# Chapter 4 Mathematical Operations

You can use R as a calculator. Type your mathematical expression in the console, and get the result instantaneously.

A better way to use R, is to write your code in R-scripts.

Most often, you will assign values to objects.

Probably the most basic mathematical operation is adding two or more numbers.

Below we assign the value 2 to a, and 5 to b. You can then assign the addition of $$a+b$$ to another object, $$c$$.

2+5
##  7
a = 2; b = 5
c = a + b
cat(a,"+",b,"=",c,"\n")
## 2 + 5 = 7
# if c = a + b, then b = c - a
c-a
##  5
b
##  5

## 4.2 Multiplication and Division

Multiplication is like adding a number several times.

Adding 5 four times, is equivalent to multiplying 5 by 4.

Often, in data science, you will multiply broken numbers. Like $$4.5*3.88$$. The analogy (adding 4.5 3.88 times) is somewhat harder to envision.

The operator for multiplication is the asterisk (*).

Although in mathematical textbooks, you may find $$xy$$ as shorthand for x times y, that doesn’t work in R, and other software. You have to use $$x*y$$ in your code!

5+5+5+5
##  20
4*5
##  20

$$a+a+a+a = 4*a$$ (or 4a, for short)

$$4a = 20$$

We can divide both sides by 4 to find a:

$$4a/4 = 20/4$$ $$\Rightarrow$$ $$a=5$$

## 4.3 Exponentiation

Exponentiation is equivalent to multiplying by the same number, several times. For instance, $$5*5$$ is the same as 5 raised to the power 2, or $$5^{2}$$. Exponentiation in R uses the operator ^, like in the example below.

Exponents do not have to be integers (1, 2, …), but can be broken numbers (e.g. 1.2, 2.8, …).

A special case is an exponent of $$0.5$$. Exponentiation by $$0.5$$ is called the square root.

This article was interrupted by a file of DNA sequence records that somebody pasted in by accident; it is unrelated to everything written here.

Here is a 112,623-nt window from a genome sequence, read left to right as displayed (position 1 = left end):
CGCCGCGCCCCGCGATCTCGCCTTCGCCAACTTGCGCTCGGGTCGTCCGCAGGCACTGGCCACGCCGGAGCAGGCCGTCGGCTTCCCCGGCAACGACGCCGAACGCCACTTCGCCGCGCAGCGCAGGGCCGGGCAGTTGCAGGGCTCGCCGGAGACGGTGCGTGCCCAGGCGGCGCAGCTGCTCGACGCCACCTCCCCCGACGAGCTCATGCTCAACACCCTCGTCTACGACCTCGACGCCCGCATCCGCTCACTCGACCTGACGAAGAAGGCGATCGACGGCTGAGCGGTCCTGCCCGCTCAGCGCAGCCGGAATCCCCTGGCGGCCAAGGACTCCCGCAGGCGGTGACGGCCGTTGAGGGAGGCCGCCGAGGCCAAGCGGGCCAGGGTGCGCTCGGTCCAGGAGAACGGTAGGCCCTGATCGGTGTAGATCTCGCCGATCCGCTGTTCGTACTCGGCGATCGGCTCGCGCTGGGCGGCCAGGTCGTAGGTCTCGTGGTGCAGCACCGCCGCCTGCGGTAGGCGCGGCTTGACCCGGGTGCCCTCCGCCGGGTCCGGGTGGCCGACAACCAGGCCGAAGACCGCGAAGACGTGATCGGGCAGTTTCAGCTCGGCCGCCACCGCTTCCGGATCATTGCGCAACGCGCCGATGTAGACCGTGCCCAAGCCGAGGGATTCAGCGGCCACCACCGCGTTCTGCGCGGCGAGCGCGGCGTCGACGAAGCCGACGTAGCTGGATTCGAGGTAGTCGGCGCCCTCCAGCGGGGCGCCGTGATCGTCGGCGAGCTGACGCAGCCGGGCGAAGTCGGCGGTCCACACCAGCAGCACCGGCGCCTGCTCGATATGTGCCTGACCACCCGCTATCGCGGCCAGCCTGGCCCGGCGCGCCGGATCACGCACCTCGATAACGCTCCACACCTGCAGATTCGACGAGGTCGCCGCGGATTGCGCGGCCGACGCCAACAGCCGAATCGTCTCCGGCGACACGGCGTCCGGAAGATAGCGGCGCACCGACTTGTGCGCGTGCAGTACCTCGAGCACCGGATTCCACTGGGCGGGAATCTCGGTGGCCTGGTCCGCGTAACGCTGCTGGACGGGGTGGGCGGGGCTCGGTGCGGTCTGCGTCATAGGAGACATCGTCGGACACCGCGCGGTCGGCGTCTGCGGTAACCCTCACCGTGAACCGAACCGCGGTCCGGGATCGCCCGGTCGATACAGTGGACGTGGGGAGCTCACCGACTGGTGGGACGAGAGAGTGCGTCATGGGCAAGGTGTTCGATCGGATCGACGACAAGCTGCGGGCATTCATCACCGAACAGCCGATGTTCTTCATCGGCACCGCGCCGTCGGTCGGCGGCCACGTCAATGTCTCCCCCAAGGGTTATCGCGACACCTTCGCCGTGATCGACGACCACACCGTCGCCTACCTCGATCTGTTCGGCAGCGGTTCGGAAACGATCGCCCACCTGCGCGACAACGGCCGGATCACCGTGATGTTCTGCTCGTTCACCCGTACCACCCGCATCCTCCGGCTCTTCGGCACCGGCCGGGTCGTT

Taking the square root of a number, is the reverse of taking the square.

If $$x^{2} = y$$, then $$y^{0.5} = x$$. For example, the square of 5 is $$5*5 = 25$$; reversely, the square root of 25 is 5.

Other special cases are exponents of 0 and 1.

$$x^{0} = 1$$

$$x^{1} = x$$

5*5*5*5
##  625
5^4
##  625
5*5
##  25
5^2
##  25
sqrt(25)
##  5
25^(1/2)
##  5
5^0
##  1
5^1
##  5

Exponentiation has the following structure:

$$a^b=c$$

In this formula:

• a is the base
• b is the exponent
• c is the power

## 4.4 Rooting and Logarithms

There is a relationship between exponentiation, rooting and logarithms.

In a simple example, 10 squared (or $$10^{2}$$) is $$10*10 = 100$$.

That is:

$$10^2 = 100$$

Rooting is:

$$\sqrt(100) = 10$$ (the square root of 100)

Logarithm:

$$log(100) = 2$$ (using 10 as the base for the logarithm).

Note that the three numbers (2; 10; and 100) keep coming back, in different settings!

In R this would look like:

cat("The square of 10, or 10*10, equals",10^2,"\n")
## The square of 10, or 10*10, equals 100
cat("The square root of 100 equals",sqrt(100),"\n")
## The square root of 100 equals 10
cat("The logarithm of 100 (base 10) equals", log10(100),"\n")
## The logarithm of 100 (base 10) equals 2

Since 10 is an exceptional base, and squaring and square roots are special cases, we can use a more general version.

Suppose we do the same for $$2^3 = 2*2*2 = 8$$.